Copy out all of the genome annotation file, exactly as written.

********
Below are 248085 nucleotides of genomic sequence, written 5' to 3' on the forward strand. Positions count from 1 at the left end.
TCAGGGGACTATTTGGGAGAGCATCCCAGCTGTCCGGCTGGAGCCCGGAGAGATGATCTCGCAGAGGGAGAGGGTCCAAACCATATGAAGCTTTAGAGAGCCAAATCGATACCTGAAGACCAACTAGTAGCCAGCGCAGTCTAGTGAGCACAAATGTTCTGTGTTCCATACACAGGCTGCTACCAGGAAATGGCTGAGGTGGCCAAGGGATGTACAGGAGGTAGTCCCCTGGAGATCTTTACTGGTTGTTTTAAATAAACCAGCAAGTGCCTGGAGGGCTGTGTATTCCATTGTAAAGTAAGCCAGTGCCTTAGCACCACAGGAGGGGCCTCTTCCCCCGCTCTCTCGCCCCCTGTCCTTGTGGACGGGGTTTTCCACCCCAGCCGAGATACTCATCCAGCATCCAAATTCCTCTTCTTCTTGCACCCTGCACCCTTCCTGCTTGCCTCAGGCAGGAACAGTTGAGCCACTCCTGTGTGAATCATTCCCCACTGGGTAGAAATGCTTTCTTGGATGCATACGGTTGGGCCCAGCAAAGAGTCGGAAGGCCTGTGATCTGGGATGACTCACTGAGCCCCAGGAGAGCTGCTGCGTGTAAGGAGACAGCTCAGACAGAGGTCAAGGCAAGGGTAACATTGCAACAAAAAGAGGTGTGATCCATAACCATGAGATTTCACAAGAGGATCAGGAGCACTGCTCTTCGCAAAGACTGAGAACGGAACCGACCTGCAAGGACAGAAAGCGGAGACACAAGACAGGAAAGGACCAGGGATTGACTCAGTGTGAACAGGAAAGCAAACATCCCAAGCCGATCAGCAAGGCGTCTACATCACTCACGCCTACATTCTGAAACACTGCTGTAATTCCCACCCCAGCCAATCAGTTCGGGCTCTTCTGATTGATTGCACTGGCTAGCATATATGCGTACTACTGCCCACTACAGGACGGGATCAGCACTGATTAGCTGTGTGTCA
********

Below are 248085 nucleotides of genomic sequence, written 5' to 3' on the forward strand. Positions count from 1 at the left end.
TCAGGGGACTATTTGGGAGAGCATCCCAGCTGTCCGGCTGGAGCCCGGAGAGATGATCTCGCAGAGGGAGAGGGTCCAAACCATATGAAGCTTTAGAGAGCCAAATCGATACCTGAAGACCAACTAGTAGCCAGCGCAGTCTAGTGAGCACAAATGTTCTGTGTTCCATACACAGGCTGCTACCAGGAAATGGCTGAGGTGGCCAAGGGATGTACAGGAGGTAGTCCCCTGGAGATCTTTACTGGTTGTTTTAAATAAACCAGCAAGTGCCTGGAGGGCTGTGTATTCCATTGTAAAGTAAGCCAGTGCCTTAGCACCACAGGAGGGGCCTCTTCCCCCGCTCTCTCGCCCCCTGTCCTTGTGGACGGGGTTTTCCACCCCAGCCGAGATACTCATCCAGCATCCAAATTCCTCTTCTTCTTGCACCCTGCACCCTTCCTGCTTGCCTCAGGCAGGAACAGTTGAGCCACTCCTGTGTGAATCATTCCCCACTGGGTAGAAATGCTTTCTTGGATGCATACGGTTGGGCCCAGCAAAGAGTCGGAAGGCCTGTGATCTGGGATGACTCACTGAGCCCCAGGAGAGCTGCTGCGTGTAAGGAGACAGCTCAGACAGAGGTCAAGGCAAGGGTAACATTGCAACAAAAAGAGGTGTGATCCATAACCATGAGATTTCACAAGAGGATCAGGAGCACTGCTCTTCGCAAAGACTGAGAACGGAACCGACCTGCAAGGACAGAAAGCGGAGACACAAGACAGGAAAGGACCAGGGATTGACTCAGTGTGAACAGGAAAGCAAACATCCCAAGCCGATCAGCAAGGCGTCTACATCACTCACGCCTACATTCTGAAACACTGCTGTAATTCCCACCCCAGCCAATCAGTTCGGGCTCTTCTGATTGATTGCACTGGCTAGCATATATGCGTACTACTGCCCACTACAGGACGGGATCAGCACTGATTAGCTGTGTGTCA